DR. MONIQUE W. MORRIS
Founder, National Black Women’s Justice Institute
For three decades, Dr. Monique Morris has been dedicated to the uplifting of black women. An award-winning author and social justice scholar, Morris is also the founder of the National Black Women’s Justice Institute, an organization that works to “interrupt school-to confinement pathways for girls” and also aims to help formerly incarcerated women find employment. Additionally, the organization aims to reduce sexual assault and domestic violence in communities.
The author of several books, including 2019’s Sing a Rhythm, Dance a Blues: Education for the Liberation of Black and Brown Girls, which explores the criminalization of black and brown girls in schools, and 2016’s Pushout: The Criminalization of Black Girls in Schools, she urges all black women to embrace their power.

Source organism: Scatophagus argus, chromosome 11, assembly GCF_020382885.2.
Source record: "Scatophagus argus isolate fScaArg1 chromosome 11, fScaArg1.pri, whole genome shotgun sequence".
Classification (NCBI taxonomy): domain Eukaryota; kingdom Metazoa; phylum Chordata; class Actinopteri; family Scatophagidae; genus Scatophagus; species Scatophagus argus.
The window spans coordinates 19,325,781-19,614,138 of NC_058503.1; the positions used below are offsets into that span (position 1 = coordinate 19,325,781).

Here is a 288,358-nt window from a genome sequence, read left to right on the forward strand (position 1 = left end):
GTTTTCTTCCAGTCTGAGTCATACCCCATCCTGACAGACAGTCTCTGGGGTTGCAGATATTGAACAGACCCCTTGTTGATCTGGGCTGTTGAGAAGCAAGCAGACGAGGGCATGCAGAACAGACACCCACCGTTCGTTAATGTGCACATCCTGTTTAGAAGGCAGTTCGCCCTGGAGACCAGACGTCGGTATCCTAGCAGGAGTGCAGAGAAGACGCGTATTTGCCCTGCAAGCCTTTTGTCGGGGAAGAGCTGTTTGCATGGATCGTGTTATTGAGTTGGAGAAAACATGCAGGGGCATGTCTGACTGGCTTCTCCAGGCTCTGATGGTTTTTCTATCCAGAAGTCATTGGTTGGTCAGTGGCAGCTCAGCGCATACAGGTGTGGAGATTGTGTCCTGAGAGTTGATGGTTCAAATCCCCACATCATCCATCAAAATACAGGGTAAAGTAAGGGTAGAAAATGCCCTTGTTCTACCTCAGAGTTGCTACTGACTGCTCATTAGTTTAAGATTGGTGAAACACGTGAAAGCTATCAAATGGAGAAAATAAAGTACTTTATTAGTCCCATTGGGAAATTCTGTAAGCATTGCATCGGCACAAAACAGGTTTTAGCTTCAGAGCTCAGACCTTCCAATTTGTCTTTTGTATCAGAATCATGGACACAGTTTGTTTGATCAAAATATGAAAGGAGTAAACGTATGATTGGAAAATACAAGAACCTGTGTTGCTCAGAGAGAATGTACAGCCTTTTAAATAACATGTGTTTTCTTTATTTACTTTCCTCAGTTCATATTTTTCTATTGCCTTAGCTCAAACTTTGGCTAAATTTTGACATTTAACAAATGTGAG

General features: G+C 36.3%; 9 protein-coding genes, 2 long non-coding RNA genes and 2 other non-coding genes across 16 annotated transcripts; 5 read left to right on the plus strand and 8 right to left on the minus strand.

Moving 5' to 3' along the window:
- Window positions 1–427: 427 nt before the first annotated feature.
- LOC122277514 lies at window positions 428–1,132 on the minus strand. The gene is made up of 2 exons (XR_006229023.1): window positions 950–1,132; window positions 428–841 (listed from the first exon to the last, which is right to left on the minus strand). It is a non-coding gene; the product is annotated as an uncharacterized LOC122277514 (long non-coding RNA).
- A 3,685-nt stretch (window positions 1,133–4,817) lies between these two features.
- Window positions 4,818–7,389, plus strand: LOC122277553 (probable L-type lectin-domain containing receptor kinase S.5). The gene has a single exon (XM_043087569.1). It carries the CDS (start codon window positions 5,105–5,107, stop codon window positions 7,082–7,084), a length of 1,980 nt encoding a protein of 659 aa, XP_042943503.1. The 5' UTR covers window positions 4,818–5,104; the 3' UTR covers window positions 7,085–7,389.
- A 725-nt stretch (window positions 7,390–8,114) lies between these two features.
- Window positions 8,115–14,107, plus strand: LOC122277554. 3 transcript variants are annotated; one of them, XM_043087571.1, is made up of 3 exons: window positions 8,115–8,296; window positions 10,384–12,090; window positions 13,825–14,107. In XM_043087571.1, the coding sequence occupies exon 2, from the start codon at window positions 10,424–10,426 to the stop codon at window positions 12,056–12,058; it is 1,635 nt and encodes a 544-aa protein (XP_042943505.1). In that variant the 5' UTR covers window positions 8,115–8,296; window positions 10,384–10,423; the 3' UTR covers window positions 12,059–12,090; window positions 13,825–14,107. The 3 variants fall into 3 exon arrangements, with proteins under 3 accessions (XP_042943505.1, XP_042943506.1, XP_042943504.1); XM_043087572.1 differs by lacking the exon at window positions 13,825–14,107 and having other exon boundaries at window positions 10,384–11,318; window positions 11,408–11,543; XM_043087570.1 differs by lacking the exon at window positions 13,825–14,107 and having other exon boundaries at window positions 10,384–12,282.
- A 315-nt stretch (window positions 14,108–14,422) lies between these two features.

“I would like for black women to continue standing in space, advocacy and healing with and for black girls—demanding and supporting policies and practices that engage and respond to us at the intersection of our identities, as well as equipping ourselves with the resources and other tools that can help us heal as we seek to introduce and sustain that healing for our girls and young women,” says Morris. “Declaring the sacredness of our girls means that we must also honor that sacred space in ourselves.”
Her 2020 NAACP Image Award–nominated film, PUSHOUT: The Criminalization of Black Girls in Schools began airing earlier this years on PBS. —Y.C.